How Rates Are Set

With customers become more aware of the value (and cost) of energy, we frequently receive questions about how, and by whom, rates are set. Here are simplified answers about where your rates come from.   

What's in a Rate?

  • SDG&E bills for the cost of the electricity itself, plus the infrastructure that delivers the energy to you (wires, transformers, power plants and other things).
  • There are also charges that include taxes, fees, and public programs.
  • SDG&E does not make money on the commodity cost of the energy, only on the delivery infrastructure we build and other operating costs to deliver the energy.

Who Sets the Rates?

  • The California Public Utilities Commission (CPUC) sets a monthly baseline level for residential customers. This baseline represents how much electricity a customer would need for basic living: heating, cooking, lighting, refrigeration, etc.
  • Under this system, the more you use, the more you pay: if you use more electricity than the baseline amount, your price goes up.
  • The electricity you use in a month is broken up into two tiers, or usage levels. As you use electricity during the month, you move up from one tier or usage level to the next your price goes up.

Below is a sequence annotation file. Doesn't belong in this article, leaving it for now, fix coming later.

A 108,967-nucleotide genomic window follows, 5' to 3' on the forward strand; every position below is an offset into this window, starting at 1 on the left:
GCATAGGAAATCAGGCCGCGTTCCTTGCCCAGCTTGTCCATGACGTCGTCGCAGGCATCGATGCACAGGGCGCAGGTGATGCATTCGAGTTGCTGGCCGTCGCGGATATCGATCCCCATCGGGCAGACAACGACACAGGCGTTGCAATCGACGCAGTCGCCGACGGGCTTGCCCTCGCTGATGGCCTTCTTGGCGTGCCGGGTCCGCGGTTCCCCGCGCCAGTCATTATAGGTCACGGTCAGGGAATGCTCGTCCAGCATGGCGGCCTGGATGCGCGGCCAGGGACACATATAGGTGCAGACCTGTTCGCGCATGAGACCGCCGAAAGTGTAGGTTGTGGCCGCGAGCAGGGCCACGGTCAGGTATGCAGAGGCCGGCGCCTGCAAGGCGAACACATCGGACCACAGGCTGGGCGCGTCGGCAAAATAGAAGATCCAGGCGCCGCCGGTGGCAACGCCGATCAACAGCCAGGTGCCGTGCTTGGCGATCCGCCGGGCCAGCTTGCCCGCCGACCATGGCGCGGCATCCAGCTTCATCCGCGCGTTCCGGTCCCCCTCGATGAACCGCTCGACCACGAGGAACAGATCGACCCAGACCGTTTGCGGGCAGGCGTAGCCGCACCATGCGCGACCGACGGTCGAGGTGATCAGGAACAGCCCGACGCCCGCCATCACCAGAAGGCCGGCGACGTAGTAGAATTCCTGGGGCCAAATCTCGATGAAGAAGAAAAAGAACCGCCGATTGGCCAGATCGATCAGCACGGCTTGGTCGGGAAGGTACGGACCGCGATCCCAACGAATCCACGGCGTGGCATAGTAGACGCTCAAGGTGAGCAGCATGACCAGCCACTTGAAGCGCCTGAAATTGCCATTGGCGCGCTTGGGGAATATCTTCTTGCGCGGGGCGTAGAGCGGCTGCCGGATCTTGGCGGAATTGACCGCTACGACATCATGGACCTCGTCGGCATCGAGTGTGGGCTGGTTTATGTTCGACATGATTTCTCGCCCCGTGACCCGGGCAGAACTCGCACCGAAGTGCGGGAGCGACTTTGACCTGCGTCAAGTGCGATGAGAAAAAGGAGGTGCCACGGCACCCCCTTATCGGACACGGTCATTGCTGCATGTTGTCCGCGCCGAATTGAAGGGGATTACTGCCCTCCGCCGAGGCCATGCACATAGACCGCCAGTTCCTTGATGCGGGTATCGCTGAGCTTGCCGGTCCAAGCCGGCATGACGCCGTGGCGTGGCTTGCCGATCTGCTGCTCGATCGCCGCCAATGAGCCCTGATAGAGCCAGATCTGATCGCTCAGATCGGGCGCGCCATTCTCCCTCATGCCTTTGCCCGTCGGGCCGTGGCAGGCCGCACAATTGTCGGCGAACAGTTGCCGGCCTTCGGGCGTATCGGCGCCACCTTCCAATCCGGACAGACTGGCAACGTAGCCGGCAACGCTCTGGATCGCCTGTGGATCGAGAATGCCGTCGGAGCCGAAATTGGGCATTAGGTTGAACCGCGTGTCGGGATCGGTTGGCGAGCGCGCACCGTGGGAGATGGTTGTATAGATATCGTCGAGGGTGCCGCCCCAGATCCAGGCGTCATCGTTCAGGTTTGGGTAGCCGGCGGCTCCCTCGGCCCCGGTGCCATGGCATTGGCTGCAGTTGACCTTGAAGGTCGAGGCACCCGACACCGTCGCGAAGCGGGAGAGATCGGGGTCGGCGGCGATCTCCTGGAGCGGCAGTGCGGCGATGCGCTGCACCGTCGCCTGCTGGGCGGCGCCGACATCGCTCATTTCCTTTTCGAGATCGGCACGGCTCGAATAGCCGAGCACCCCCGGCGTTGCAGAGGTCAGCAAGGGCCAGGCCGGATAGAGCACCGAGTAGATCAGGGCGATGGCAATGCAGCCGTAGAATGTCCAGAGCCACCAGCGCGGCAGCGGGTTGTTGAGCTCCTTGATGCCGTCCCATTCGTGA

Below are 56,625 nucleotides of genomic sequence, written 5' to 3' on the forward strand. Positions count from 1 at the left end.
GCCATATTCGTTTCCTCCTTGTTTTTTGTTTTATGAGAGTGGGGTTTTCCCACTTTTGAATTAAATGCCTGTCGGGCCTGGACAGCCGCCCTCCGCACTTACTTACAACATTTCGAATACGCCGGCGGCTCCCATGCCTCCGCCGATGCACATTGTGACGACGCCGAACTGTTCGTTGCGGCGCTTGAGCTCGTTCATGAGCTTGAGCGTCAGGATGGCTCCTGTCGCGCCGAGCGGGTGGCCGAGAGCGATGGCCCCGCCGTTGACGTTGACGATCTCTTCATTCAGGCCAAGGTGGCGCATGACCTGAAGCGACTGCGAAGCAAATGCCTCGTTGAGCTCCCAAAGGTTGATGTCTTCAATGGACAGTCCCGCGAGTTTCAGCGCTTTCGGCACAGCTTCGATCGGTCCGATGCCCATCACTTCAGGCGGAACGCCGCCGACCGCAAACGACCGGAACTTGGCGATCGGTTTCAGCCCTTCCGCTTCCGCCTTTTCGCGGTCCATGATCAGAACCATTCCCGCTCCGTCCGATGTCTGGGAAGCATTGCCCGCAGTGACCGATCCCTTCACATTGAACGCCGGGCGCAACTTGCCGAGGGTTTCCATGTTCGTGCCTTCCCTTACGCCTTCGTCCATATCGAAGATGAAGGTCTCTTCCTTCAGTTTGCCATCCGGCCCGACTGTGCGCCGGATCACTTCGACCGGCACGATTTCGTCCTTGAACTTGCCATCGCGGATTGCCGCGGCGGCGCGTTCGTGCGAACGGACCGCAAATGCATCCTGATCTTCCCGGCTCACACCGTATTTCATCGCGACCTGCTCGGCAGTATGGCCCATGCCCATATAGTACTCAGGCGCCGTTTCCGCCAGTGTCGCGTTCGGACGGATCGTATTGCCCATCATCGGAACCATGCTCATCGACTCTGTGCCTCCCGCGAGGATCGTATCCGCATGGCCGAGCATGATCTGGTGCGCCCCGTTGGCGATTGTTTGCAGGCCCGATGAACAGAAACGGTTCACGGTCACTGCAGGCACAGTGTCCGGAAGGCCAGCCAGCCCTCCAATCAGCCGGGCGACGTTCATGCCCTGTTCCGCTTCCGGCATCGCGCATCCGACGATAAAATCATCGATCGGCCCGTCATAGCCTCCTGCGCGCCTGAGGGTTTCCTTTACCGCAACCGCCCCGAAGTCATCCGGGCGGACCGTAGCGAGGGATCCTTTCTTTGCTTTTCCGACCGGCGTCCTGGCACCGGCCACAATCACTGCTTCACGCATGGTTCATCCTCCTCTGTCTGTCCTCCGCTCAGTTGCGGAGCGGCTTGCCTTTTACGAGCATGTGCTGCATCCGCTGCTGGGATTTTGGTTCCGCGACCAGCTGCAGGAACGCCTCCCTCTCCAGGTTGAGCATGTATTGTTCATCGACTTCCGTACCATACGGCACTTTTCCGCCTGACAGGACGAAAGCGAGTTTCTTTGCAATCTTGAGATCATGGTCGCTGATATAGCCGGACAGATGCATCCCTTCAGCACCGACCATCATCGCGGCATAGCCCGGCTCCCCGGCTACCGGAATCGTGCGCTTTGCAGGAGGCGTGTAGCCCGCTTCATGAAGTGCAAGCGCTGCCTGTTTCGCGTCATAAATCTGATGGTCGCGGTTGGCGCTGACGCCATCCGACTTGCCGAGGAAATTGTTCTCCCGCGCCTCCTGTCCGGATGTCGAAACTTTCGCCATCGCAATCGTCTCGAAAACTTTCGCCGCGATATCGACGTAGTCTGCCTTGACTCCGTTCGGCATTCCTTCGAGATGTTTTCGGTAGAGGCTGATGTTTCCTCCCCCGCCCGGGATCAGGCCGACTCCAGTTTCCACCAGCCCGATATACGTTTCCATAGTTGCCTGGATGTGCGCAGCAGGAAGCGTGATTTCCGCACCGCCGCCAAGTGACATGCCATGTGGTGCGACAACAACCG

How Your Baseline is Set

There are three main factors that affect your electric rates:

  1. Which one of SDG&E’s four different climate zones you live in. Each climate zone is assigned different daily baseline allowances. Baseline allowances are set between 50%-60% of the electricity the average residential customer uses in each territory.

SD Zones

2.  Which season it is (for our purposes, summer runs from June 1 to October 31, and winter runs from November 1 to May 31.

3. Customers who receive both electric and natural gas service will have different baseline allowances (basic service baseline allowances) than customers with all electric service (all electric baseline allowances).

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